Lobby group Foundation for Dialogue and 19 individuals want the government stopped from defending a case filed by Somalia against Kenya at the International Court of Justice (ICJ), arguing that the suit is a well-laid-out plan to hand over oil blocs in the Indian Ocean to Mogadishu.
The petitioners argue that treaties and laws that Kenya agreed to between 1965 and 2009 removed maritime boundaries from the list of issues that can be determined at the ICJ.
They add that a 2009 memorandum of understanding between Kenya and Somalia resolved to have any maritime boundary disputes between the two nations resolved through negotiations and bilateral talks.
On Wednesday, the ICJ announced that it would hear the Kenya-Somalia maritime border dispute between September 9 and 13. Somalia will present its case, then Kenya will get equal time to respond to the issues raised.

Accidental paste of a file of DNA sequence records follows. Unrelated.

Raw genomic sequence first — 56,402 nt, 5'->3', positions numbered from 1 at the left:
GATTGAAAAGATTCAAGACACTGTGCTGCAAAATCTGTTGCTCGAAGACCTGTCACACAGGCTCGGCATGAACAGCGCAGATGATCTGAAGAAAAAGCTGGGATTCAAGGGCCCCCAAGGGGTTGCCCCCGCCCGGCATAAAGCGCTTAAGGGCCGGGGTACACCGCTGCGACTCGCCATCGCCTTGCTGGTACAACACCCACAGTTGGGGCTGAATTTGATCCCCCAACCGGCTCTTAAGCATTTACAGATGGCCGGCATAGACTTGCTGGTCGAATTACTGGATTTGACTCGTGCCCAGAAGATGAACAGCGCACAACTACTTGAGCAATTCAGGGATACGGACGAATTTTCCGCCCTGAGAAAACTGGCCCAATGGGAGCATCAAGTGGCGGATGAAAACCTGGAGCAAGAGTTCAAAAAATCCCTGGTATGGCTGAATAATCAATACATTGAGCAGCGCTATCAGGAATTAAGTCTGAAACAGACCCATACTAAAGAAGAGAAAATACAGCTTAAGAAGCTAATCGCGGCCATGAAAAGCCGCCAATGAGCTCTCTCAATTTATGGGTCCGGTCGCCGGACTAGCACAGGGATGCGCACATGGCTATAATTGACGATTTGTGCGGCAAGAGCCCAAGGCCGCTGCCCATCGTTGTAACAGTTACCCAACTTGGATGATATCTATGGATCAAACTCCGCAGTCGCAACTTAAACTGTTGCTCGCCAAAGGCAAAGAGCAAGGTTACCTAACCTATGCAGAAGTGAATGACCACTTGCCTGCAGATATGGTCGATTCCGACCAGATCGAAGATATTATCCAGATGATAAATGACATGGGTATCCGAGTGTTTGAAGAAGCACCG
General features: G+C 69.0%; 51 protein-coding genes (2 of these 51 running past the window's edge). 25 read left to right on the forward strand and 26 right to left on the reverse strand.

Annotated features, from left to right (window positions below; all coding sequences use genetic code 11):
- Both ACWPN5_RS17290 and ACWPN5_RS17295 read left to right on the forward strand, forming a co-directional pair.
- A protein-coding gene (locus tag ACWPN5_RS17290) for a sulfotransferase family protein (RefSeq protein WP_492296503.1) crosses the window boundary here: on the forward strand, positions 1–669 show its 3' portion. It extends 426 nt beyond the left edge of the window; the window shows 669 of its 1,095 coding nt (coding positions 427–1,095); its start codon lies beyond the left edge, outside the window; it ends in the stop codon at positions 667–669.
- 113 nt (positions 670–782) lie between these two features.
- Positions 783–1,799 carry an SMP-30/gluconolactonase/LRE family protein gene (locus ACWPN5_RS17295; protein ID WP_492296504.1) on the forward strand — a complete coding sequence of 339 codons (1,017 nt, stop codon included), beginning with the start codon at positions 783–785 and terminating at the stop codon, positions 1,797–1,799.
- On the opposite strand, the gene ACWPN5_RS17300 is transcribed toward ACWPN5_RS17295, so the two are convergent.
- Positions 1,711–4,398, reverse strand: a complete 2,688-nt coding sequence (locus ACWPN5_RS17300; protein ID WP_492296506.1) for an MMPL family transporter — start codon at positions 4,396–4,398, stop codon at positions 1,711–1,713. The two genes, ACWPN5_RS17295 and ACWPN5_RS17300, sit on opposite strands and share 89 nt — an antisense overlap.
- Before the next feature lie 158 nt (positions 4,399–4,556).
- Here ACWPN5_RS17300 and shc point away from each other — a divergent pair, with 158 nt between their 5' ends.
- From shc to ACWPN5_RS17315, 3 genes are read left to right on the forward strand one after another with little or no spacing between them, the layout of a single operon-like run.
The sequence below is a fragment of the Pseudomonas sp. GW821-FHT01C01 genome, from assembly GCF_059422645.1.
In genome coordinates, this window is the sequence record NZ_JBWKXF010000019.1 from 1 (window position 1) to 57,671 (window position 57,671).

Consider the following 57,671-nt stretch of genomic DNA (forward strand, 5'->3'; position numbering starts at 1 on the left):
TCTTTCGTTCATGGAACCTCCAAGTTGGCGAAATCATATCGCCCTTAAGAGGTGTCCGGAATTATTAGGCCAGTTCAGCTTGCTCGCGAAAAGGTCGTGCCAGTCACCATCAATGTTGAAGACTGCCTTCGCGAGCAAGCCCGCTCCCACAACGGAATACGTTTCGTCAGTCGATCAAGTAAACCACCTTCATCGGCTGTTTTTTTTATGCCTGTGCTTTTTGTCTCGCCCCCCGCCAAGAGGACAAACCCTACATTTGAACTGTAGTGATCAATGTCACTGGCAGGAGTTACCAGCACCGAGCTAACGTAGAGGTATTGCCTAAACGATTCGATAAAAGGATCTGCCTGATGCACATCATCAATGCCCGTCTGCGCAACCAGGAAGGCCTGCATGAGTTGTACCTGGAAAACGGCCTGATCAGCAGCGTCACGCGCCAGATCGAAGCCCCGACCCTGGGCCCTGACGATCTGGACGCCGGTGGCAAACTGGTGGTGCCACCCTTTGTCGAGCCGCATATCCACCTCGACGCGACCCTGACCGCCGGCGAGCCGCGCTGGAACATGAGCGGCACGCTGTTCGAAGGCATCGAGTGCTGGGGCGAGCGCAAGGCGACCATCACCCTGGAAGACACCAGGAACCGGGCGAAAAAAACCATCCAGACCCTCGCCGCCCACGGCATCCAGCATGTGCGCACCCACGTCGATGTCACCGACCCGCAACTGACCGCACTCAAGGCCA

The border dispute has strained ties between the two countries, which have enjoyed cordial relations for decades. Last month, Somalia’s junior minister for Water and Energy, Mr Osman Liban, and legislators Ilyas Ali Hassan and Zamzam Dahir, were denied entry to Nairobi, where they were to attend the launch of a European Union-sponsored, cross-border conflict management programme, for lacking visas.
Kenyan authorities ignored the fact that they had diplomatic passports, an indication of how vicious the battle for the maritime territories has become.
Blocs for sale
Documents indicate that Somalia has put up for auction five oil blocs in the disputed area, and promised any takers that exploration can begin as early as January 1, 2020.
Mogadishu is to earn 15 per cent of the proceeds in royalties. But Somalia denies this.
Somalia filed the case in 2014, but Kenya protested, citing the treaties and the 2009 MOU.
By a majority decision on February 2, 2015, the ICJ ruled that it would hear and determine the suit.